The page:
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A Fast CMOS Multiplier in Nanotechnology

Pooya Assadi
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This study presents a new high-speed CMOS multiplier in nanotechnology. In this research, we have evaluated the effects of reduction technology size (from 130 to 80 nm) on power, delay and power-delay product of multipliers. Using nanotechnology scale electronic parameters had major effect in implementing multipliers in this research. We used HSPICE and Synopsys for simulations. A new multiplier, which accepts a redundant multiplicand, has been planned, simulated and compared with previous designs. A novel algorithm using carry save adder architecture and a new full - adder has been presented. To work at low power voltage, the pass transistor circuit that produces the XOR and XNOR outputs has been enhanced to solve delay problem. A carry-select adder has been implemented by using single ripple carry adder and an adder tree circuit. This research proposes a new adder tree using the high-speed circuits and multiplexers. Decreasing technology size with powerful design has decreased the power by 38% in these multipliers. The latency has decreased by almost 36% . Our design decreased transistor count by 32 %.

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Pooya Assadi , 2008. A Fast CMOS Multiplier in Nanotechnology. Journal of Applied Sciences, 8: 2468-2473.

DOI: 10.3923/jas.2008.2468.2473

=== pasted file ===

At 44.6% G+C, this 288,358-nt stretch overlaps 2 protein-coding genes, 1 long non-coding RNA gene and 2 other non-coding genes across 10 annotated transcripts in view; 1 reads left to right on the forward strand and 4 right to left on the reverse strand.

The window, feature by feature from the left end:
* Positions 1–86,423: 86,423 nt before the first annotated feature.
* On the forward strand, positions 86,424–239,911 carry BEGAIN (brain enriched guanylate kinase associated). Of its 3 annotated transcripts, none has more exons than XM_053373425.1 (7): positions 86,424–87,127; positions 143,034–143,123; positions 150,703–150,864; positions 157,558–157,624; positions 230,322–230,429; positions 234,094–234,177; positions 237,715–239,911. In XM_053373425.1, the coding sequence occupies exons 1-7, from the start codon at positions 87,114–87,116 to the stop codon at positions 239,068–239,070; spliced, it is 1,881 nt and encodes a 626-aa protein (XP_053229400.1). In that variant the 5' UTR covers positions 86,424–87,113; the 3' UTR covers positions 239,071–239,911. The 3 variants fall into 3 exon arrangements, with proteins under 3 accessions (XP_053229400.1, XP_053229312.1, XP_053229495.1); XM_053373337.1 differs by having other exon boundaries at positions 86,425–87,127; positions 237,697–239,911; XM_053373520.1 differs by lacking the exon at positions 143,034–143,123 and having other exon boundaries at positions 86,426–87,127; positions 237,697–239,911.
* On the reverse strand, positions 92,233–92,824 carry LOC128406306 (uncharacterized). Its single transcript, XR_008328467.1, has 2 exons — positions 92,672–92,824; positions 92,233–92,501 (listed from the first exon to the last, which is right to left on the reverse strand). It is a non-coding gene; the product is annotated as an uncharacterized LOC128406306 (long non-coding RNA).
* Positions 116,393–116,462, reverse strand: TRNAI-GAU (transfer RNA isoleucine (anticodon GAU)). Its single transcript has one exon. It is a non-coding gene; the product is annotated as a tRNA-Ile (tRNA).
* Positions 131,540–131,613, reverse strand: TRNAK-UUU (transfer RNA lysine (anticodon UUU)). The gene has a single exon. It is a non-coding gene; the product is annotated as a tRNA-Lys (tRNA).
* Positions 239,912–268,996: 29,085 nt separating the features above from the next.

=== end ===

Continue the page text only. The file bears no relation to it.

With the advent of nanotechnology, the requirements for low power, high-speed design has become more important. Multipliers have an important effect on arithmetic processors performance. A new high-speed low-power multiplier has been presented in nanotechnology. Redundant number representation has been one of the essential aspects of computer arithmetic, which has been used in processor design to increase performance. The profits of using redundant number representations are obtained primarily from the ability to do carry-free addition. Unfortunately, in traditional processors the result of an operation must be changed back to traditional form before the instruction is completed. An improvement, which is possible for processors, is to use the result in redundant form, which avoids the delay related with conversion. The change to traditional form still must be done for saving stage, but this may be done in parallel with other operations. There has been interest in these techniques in which there is an additional pipeline stage added to the processor to hold the conversion step. The redundant form is done without passing through that pipeline step. Another purpose of this technique has been studied in Jou et al. (2003) which the redundant form is used in a multiply component.